But which Vietnam war do you speak of? The French used the pretext of the killings of Catholics (including Bishops) in the early/mid 1800s to invade Vietnam. Later in a turnabout, while Catholics were a minority in Vietnam, Ngo Diem (the President of South Vietnam that both France and the United States would eventually abandon), was a devout Catholic and his brother was an Arch Bishop. Hoping to get more recognition for his brother, he confiscated Buddhist temples and monasteries, and forbade some Buddhist holidays...one of them being the Buddhist equivalent of Christmas. The famous picture of a monk self-immolating was not a protest about the French or the war. It was in defiance to the Catholic persecution of Buddhists.

Talking about war in Vietnam could also mean the fighting against the Japanese during WW2 (and the Viet Minh....the precursors to the Viet Cong...also fought against the French). At first, despite being Communist, Ho Chi Minh and othe Vietnamese communist leaders thought the Americans would be more sympathetic to their cause given similiar origin stories. And indeed, many Americans were in support of Ho Chi Minh, including military officers. But by late 50s, and early 60s, the whole Domino Theory was entrenched, and it became anathema to support Communism at all.

So, after the French catastrophically failed at Dien Bien Phu, the Americans thought if Vietnam fell, neighboring South East Asia would succumb too. The Hukbong Bayan Laban sa Hapon aka Hukbalahap (for New People's Army) was gaining steam in the Philippines over grievances with the Hacienderos (typically Mestizo, or mixed Eurasian Filipinos descended from the Spanish/Mexican authorities) who held almost all the wealth and power in the Philippines. So this fear of Communist contagion to neighboring countries began the inexorable lead up to war by the Americans against (ostensibly) the North Vietnamese. The South Vietnamese government was rotten to the core, but if you were anti-communist, you were golden in America's eyes at the time (eg, see the Contras vs Sandinistas, or why we supported a dictator like Ferdinand Marcos for so long)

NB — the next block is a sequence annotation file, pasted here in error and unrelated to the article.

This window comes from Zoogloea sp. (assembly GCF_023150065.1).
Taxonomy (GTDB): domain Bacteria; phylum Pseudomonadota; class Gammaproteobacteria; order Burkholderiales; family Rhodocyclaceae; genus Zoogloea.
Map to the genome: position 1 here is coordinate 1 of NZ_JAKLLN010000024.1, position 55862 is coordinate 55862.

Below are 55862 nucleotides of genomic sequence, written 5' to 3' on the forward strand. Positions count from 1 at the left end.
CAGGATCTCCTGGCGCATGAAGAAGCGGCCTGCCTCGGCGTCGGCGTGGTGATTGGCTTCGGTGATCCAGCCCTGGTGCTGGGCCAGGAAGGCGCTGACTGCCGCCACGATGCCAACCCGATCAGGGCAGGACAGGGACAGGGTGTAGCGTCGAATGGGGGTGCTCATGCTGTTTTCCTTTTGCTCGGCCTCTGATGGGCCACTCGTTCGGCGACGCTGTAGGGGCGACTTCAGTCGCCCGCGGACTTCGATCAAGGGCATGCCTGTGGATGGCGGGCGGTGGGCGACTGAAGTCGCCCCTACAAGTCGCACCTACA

And while technically fought in Cambodia, you could call the Vietnamese "rescue" of the Cambodians against Pol Pot's madness as a "Vietnamese War" since no one else in the world was doing anything about the Killing Fields. And then lastly, there was the failed war of the Chinese against the Vietnamese...which I actually don't know that much about (other than the Chinese being mostly humiliated).

This is why I love history, and why I am somewhat mystified why gamers want fantasy so much. Real history is far more intriguing and fascinating than anything George Martin or even JRR Tolkien ever dreamed up of. While historical military games do have some challenges such as being true to history (what about minority representation? Well, if it is ok to play a race/gender the player is not...I honestly don't see it as being a big deal to play a ethnicity/gender authentic for the period). The problem of player agency was never really a problem for our group. First off, players (not characters) should learn to become more cohesive. A team of characters needs to be just that....a team. Not a gang of maverick lone-wolfves who just happen to have the same end-goal in mind. If this means taking orders, even from one of their own, should not be an issue.

And if this really is an issue, and players (not characters) truly don't like the idea of being told what to do, then there's always solo roleplaying
This is great. Taught me not to make an off handed comments about the French or just an off-handed comment in general. I can 100% respect someone like you who knows their history. As I said upthread, I know enough to be dangerous but I also know enough to stay in my lane. Nice treatise on Viet Nam. Really good. I learned a lot. Two thumbs up
 

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RareBreed

Adventurer
This is great. Taught me not to make an off handed comments about the French or just an off-handed comment in general. I can 100% respect someone like you who knows their history. As I said upthread, I know enough to be dangerous but I also know enough to stay in my lane. Nice treatise on Viet Nam. Really good. I learned a lot. Two thumbs up
I'm an amateur historian at best. My paternal grandfather served in WW2 and the Korean War and for a time, was the Commandant of the NROTC at Northwestern University in Illinois. He wrote 3 semi-fictional books about Naval officers during the War of 1812 (well, technically, one of them was about John Gamble, a Marine Corps officer who has the distinction of being the only Marine to command a warship in time of war). My brother also got a masters in history with his thesis on the Cold War Soviet Navy. So, perhaps it just runs in my blood.